A decision without a published opinion is authority only in the case in which such decision is rendered and should not be cited in any other case in any court for any other purpose, nor should any court consider any such decision for any purpose except in the case in which such decision is rendered. See Rule of Appellate Procedure 30 (e)(3).

NO. COA01-687


Filed: 16 April 2002


v .                                 Iredell County
                                    No. 97-CVS-02054

    Appeal by plaintiff from an order entered 8 December 2000 by Judge Michael E. Beale in Iredell County Superior Court. Heard in the Court of Appeals 26 March 2002.

    Massey & Cannon, P.L.L.C., by E. Bedford Cannon, for plaintiff-appellant.

    Hedrick, Eatman, Gardner & Kincheloe, L.L.P., by Edward L. Eatman, Jr. and John D. Kocher, for defendant-appellee.

    HUNTER, Judge.

    Therese Kuiper (“plaintiff”) purports to appeal an order granting partial summary judgment in favor of American Historic Racing Motorcycle Association, Ltd. (“defendant”). Neither party has argued the threshold question of whether this appeal is interlocutory. “It is well established in this jurisdiction that if an appealing party has no right of appeal, an appellate court on its own motion should dismiss the appeal even though the question of appealability has not been raised by the parties themselves.” Bailey v. Gooding, 301 N.C. 205, 208, 270 S.E.2d 431, 433 (1980).     “An order is interlocutory if it does not determine the entire controversy between all of the parties.” Abe v. Westview Capital, 130 N.C. App. 332, 334, 502 S.E.2d 879, 881 (1998). Here, the trial court granted summary judgment in favor of defendant on plaintiff's negligence claim, but denied summary judgment on plaintiff's gross negligence claim. “A grant of partial summary judgment, because it does not completely dispose of the case, is an interlocutory order from which there is ordinarily no right of appeal.” Liggett Group v. Sunas, 113 N.C. App. 19, 23, 437 S.E.2d 674, 677 (1993).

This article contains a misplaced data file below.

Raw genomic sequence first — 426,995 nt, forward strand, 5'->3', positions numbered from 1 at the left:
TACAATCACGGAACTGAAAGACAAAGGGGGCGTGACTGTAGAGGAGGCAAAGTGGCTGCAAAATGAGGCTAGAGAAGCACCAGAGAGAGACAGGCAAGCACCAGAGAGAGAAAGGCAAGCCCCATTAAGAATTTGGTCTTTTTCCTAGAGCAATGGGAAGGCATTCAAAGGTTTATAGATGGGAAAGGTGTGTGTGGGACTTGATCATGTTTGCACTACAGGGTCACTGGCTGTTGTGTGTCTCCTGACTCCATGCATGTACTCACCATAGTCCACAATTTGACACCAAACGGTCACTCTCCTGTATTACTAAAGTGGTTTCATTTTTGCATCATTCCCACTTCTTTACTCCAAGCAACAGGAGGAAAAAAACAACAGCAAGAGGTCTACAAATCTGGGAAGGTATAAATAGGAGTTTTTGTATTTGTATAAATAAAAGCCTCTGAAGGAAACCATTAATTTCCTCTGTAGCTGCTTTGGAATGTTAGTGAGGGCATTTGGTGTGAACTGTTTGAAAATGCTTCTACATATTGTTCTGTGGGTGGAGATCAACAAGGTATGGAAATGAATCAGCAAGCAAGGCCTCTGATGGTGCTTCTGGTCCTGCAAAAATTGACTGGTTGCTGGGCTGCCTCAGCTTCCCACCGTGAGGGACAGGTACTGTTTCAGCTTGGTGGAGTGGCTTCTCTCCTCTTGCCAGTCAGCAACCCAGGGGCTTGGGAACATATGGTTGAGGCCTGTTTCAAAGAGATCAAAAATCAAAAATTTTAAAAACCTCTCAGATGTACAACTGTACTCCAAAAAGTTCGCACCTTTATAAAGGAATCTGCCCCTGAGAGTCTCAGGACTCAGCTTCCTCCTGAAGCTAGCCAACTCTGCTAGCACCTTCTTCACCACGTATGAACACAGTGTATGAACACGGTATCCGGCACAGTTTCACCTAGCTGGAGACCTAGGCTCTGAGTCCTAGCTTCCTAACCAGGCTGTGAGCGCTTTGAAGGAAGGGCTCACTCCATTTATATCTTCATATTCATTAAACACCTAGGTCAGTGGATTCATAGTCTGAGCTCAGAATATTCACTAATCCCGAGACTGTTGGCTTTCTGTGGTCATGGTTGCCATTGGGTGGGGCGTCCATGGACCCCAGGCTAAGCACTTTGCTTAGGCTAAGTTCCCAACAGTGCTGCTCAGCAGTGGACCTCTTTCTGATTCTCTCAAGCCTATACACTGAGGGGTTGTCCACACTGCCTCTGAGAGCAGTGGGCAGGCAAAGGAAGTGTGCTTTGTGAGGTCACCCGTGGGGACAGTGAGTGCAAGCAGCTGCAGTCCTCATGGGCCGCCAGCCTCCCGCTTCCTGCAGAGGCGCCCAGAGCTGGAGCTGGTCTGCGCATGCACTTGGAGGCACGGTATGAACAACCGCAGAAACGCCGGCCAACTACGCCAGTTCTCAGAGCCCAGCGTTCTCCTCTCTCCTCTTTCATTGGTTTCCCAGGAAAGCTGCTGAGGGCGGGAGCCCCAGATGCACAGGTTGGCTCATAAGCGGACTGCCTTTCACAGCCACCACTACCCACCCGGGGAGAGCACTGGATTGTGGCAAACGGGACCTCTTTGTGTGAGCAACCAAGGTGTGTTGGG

“There are two instances, however, where a party may appeal an interlocutory order.” Abe, 130 N.C. App. at 334, 502 S.E.2d at 881. Pursuant to N.C. Gen. Stat. § 1A-1, Rule 54(b) (1999) (“Rule 54(b)”), a party may appeal if the trial court enters a final judgment as to one or more but fewer than all of the claims or parties, and the trial court certifies in the judgment that there is no just reason to delay the appeal. Id. “A party may also appeal if delaying the appeal will prejudice a substantial right.” Abe, 130 N.C. App. at 334, 502 S.E.2d at 881; N.C. Gen. Stat. § 1-277 (1999). “In either of these situations, it is the appellant's burden to present argument in his brief to this Court to support acceptance of the appeal.” Abe, 130 N.C. App. at 334, 502 S.E.2d at 881.
    Here, although the case has been finally adjudicated as to one of plaintiff's two claims, there has been no Rule 54(b) certification by the trial court. In addition, plaintiff haspresented no argument that a substantial right will be affected if this appeal is not accepted at this time. Indeed, we do not believe that dismissal of this appeal could affect a substantial right by resulting in two trials containing the same issues with a possibility of inconsistent verdicts. See Moose v. Nissan of Statesville, 115 N.C. App. 423, 426, 444 S.E.2d 694, 697 (1994). Accordingly, we dismiss this appeal as interlocutory.
    Judges GREENE and TIMMONS-GOODSON concur.
    Report per Rule 30(e).

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